Fortunately, most attackers engaging in active shooter scenarios are not well-trained. They tend to bepoor marksmen who lack tactical experience with their weapons. For example, in his attack on a LosAngeles Jewish community center daycare Aug. 10, 1999, Buford Furrow fired 70 shots from an Uzi-stylesubmachine gun but only wounded five people. The Uzi is an effective and highly accurate weapon atshort distances, meaning the only reason Furrow did so little damage was his poor marksmanship. Duringthe July 20 shooting in Aurora, James Holmes only managed to kill 12 people -- despite achieving almosttotal tactical surprise in a fully packed theater -- due to a combination of poor marksmanship and hisinability to clear a malfunction from his rifle.This typical lack of marksmanship implies that most people killed in active shooter situations are shot atvery close range. There are some obvious exceptions, like the shooting at the University of Texas onAug. 1, 1966, when ex-Marine Charles Whitman shot several people from the top of a tower on thecollege campus. But even then, most of Whitman's victims were shot early on in his attack, and his abilityto successfully engage targets declined rapidly as victims realized where the shots were coming from andeither moved away from the threat or took cover and waited for the authorities to respond.
As seen in the Whitman case, potential victims can do several things to reduce their chances of beingshot, even with a trained shooter. We use an old acronym to describe these steps: MDACC, which standsfor motion, distance, angle, cover and concealment.First, it is much harder to shoot a moving target than a stationary one, especially if that target is moving ata distance. Most tactical shootings happen at distances of less than 7 meters. Indeed, there are very fewpeople who can consistently hit a stationary target beyond 25 meters with a pistol, much less a movingtarget. Most people can put 25 meters between them and an attacker in just a few seconds, so motionand distance are your friends.The angle between the target and the shooter is also important, because shooting a target running awayin a straight line is easier than shooting a target running away at an angle, since the second scenariowould require the shooter to swing the barrel of the weapon and lead the target. Both require a good dealof practice, even with a rifle or shotgun. If the target can run at an angle behind objects like trees, cars,office furniture or walls that obstruct the shooter's view of the target (concealment) or stop bullets (cover),that is even more effective.Whether running or trying to hide, it is important to distinguish between concealment and cover. Itemsthat provide concealment will hide you from the shooter's eye but will not protect you from bullets. A bushor tree leaves may provide concealment, but only a substantial tree trunk will provide cover. A typicaloffice drywall-construction interior wall will provide concealment but not cover. This means that if a personis forced to hide inside an office or classroom, they might be able to lock the door but the shooter will inall likelihood still be able to fire through the walls and the door, should they choose to do so. Still, if theshooter cannot see his or her target, they will be firing by chance rather than intentionally aiming.In any case, those hiding inside a room should attempt to find some sort of additional cover, like a filingcabinet or heavy desk. It is always better to find cover than concealment, but even partial cover --something that will only deflect or fragment the projectiles -- is better than no cover at all.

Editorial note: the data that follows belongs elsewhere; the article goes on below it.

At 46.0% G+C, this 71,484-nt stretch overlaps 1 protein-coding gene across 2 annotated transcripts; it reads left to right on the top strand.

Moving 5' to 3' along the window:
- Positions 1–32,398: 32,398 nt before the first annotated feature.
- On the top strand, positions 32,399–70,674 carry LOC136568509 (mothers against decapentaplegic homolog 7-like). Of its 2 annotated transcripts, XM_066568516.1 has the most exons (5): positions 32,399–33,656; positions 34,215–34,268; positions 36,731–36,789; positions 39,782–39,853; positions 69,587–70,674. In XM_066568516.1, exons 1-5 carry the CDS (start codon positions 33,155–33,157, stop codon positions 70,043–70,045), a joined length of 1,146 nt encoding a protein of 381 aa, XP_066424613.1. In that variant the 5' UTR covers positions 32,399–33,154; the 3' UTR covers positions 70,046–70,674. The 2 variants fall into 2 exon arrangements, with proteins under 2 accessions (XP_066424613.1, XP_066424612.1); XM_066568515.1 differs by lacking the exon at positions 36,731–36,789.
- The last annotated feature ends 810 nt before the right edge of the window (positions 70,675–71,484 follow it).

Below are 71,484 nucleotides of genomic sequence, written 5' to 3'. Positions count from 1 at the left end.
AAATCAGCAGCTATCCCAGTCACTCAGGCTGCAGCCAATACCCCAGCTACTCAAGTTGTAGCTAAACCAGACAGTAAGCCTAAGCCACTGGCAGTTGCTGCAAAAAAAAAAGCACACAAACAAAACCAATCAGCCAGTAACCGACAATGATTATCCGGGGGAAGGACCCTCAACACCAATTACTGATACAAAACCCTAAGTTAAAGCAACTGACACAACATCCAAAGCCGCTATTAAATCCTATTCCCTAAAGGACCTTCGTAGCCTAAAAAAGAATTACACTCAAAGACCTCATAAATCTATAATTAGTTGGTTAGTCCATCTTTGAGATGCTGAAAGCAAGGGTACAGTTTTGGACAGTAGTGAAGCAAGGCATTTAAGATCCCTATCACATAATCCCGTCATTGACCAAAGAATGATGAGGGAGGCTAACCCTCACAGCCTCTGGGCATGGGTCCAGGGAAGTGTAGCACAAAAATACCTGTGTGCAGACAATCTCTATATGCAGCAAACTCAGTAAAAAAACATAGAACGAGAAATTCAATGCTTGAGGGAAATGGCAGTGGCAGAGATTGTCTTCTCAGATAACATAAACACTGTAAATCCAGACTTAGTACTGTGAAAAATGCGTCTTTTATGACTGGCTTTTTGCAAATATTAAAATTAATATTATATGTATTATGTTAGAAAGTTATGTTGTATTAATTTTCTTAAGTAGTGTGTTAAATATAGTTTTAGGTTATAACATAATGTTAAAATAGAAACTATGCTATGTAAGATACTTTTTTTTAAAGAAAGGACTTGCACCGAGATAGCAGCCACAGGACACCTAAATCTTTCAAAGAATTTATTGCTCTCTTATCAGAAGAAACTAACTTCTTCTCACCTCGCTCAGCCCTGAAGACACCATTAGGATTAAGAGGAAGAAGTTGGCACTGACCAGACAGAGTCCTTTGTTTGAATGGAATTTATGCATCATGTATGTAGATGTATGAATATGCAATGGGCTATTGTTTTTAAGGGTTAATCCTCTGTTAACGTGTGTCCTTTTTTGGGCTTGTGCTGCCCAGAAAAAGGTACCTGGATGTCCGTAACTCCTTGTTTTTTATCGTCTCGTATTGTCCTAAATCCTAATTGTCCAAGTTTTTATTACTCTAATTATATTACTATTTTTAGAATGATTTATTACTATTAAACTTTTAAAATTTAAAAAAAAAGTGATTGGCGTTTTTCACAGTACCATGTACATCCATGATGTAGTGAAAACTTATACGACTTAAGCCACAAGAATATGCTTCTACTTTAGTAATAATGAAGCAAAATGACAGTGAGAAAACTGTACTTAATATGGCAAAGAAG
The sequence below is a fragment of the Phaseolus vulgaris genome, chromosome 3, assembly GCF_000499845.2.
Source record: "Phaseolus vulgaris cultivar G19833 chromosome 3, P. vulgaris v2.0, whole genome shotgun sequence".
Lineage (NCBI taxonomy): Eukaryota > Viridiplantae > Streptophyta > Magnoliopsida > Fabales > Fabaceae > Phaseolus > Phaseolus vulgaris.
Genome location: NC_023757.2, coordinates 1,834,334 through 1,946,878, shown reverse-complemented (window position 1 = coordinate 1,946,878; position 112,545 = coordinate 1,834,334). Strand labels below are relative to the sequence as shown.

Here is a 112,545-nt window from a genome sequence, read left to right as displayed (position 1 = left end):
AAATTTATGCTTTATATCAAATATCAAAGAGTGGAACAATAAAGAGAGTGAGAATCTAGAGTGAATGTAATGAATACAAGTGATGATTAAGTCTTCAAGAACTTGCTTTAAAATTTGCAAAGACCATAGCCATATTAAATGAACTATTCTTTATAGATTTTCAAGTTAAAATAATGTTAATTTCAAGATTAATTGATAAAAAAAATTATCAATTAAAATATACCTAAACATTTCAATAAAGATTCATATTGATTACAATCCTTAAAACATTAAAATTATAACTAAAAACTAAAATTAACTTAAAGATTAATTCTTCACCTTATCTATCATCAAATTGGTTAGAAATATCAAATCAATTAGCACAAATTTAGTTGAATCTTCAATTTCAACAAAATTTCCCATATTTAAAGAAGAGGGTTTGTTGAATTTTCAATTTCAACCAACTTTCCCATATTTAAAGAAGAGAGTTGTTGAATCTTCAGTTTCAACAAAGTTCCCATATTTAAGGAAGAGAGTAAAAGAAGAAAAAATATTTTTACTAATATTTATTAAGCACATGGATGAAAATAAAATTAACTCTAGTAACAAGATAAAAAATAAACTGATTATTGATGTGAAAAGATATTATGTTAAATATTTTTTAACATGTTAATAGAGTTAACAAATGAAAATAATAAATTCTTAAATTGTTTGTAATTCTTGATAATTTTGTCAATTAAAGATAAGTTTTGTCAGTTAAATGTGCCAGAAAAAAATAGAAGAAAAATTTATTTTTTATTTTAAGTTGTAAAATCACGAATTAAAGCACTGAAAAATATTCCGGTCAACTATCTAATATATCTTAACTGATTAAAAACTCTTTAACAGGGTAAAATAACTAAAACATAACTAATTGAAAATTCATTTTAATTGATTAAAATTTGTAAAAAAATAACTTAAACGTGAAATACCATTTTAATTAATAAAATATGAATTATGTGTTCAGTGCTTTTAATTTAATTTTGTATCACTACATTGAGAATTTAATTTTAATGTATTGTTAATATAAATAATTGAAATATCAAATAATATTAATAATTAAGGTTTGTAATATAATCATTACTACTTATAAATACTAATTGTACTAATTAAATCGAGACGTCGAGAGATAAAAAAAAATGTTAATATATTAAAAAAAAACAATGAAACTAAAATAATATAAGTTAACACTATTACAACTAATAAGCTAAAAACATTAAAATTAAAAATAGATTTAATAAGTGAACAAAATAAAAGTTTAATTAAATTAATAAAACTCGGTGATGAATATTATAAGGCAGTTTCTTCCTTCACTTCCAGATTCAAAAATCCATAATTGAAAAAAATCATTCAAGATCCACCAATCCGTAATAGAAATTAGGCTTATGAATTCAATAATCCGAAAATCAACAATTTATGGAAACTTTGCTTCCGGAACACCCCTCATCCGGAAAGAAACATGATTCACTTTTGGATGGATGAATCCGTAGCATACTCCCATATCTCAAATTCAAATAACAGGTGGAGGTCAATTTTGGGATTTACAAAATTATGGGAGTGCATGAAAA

The Inner Warrior
Mindset also becomes critical when a person is wounded. In active shooter situations it is not unusual formany more people to be wounded than killed; this also relates to the issue of poor marksmanshipdiscussed above. In such a situation, it is extremely important for the wounded person to understand that,unlike what is portrayed in the movies, most wounds are not immediately fatal and rarely immobilize the